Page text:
This also has had it’s downside though in that acts have become more dispensable, due to the sheer number of them out there. The labels don’t have to search anymore, they have bands approaching them with ready built fan bases and the rest of it. The reason social media is so important to me personally is due to the fact that without fans we’d all essentially be nothing. Don’t get me wrong, I’d still be writing for my own pleasure if they weren’t there as it’s my passion, my love; however without demand and support there would be no bookings, press interest. It’s like “If a tree falls in the forrest and no one is there to hear it, does it still make a sound” conundrum. For me, it has paid off to be in touch with those interested in what I’m doing and to provide that personal touch, besides, I love those people. Without them I would never have achieved half of what I have so far. I’m forever indebted!
Who are your NI “ones to watch” for 2012?
I’ve come across a wealth of talent over 2011, some of which are sadly no longer together and some of which are brand new on the scene. I think I’m gonna mention a couple actually! Dying Breed are a brand new band from the north coast who I discovered only a few weeks ago, I was so bowled over by their huge sound and versatile vocals straight away! I think if they work hard they could make some great developments this year. Sons Of Calibre, from the greater Belfast area, are currently working on their debut release and I got a sneak peek, it’s beautiful! Last but absolutely not least, for me it’s got to be Derry act Intermission! Now some people may say I’m biased with this act *laughing*, but I’d like to take this opportunity to say that before I knew them as friends I was always in awe of their talent. ‘Kharma 45’?? That came before I got to know these boys. They really have come into their own in the last year with the evolution of their sound and performance skills. They are growing and evolving all the time and the interest is definitely picking up the pace! Finally! Frontman Glenn is like a one man orchestra! I think this could be their year!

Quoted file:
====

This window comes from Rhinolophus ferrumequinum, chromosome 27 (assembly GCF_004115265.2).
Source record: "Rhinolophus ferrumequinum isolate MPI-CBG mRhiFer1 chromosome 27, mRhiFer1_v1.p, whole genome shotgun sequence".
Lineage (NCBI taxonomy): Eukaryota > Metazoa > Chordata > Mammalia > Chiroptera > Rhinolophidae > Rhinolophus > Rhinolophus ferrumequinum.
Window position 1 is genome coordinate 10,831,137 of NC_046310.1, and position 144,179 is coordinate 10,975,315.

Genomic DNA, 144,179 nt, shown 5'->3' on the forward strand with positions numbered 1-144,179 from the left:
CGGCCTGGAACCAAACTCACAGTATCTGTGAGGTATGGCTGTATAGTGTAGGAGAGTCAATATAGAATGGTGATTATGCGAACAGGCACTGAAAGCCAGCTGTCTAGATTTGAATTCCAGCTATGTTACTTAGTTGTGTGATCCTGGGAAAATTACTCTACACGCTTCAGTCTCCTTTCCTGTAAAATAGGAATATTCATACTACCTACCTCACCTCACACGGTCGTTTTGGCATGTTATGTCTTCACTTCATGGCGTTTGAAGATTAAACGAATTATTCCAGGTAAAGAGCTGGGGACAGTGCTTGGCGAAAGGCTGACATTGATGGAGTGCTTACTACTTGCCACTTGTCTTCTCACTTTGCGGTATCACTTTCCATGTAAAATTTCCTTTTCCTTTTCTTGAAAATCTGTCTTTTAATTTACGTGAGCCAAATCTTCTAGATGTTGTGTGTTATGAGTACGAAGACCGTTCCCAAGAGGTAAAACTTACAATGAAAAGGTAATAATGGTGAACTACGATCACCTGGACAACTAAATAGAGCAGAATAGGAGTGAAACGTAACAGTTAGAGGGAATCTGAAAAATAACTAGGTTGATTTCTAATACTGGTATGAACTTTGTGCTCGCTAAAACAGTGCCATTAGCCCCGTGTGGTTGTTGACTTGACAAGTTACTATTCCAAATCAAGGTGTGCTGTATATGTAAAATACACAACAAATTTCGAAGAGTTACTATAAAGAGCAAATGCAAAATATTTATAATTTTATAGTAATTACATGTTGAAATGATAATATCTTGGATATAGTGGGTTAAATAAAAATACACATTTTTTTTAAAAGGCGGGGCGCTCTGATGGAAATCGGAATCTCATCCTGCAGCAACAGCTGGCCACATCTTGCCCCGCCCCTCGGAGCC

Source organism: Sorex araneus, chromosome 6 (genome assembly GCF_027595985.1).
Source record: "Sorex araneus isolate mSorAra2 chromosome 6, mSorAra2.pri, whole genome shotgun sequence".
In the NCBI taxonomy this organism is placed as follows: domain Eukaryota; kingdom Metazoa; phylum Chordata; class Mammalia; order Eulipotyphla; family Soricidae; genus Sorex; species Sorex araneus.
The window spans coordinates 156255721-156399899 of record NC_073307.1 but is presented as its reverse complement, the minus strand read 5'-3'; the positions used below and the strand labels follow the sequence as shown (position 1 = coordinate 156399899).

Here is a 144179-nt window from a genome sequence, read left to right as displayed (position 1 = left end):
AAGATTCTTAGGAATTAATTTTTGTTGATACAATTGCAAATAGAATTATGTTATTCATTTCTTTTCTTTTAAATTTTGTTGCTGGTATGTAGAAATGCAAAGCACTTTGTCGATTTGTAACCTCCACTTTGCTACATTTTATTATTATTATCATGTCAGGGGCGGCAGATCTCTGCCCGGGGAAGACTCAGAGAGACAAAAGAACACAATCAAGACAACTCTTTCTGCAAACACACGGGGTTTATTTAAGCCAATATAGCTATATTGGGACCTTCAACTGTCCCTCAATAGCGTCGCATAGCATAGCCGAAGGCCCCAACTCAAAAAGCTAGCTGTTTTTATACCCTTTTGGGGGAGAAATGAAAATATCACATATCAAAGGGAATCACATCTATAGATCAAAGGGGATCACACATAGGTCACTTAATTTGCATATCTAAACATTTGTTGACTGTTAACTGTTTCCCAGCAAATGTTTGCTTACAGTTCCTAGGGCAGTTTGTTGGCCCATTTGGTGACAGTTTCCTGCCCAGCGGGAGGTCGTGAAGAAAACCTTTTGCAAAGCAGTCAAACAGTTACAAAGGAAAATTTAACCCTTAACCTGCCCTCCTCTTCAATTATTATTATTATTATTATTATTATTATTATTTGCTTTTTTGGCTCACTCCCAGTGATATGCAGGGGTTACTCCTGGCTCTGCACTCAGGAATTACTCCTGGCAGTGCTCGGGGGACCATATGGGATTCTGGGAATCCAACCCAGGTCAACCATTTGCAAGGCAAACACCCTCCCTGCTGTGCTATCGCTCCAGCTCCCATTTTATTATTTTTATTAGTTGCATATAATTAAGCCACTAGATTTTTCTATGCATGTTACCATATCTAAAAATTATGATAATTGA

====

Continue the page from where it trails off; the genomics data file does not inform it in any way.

Also watch out for a band called Wyldling. MEGA! Haha!
What’s next for Jilly St. John and Wylding ?
In the immediate future I’ll be concentrating on getting ready for the live shows with the band which I’m aiming to have ready by the early spring of this year. After that… who knows? I’m ready for it to go all the way and will be aiming towards making that happen! It’s gonna take a lot of hard work and perseverance, but I’m built for it! *laughing*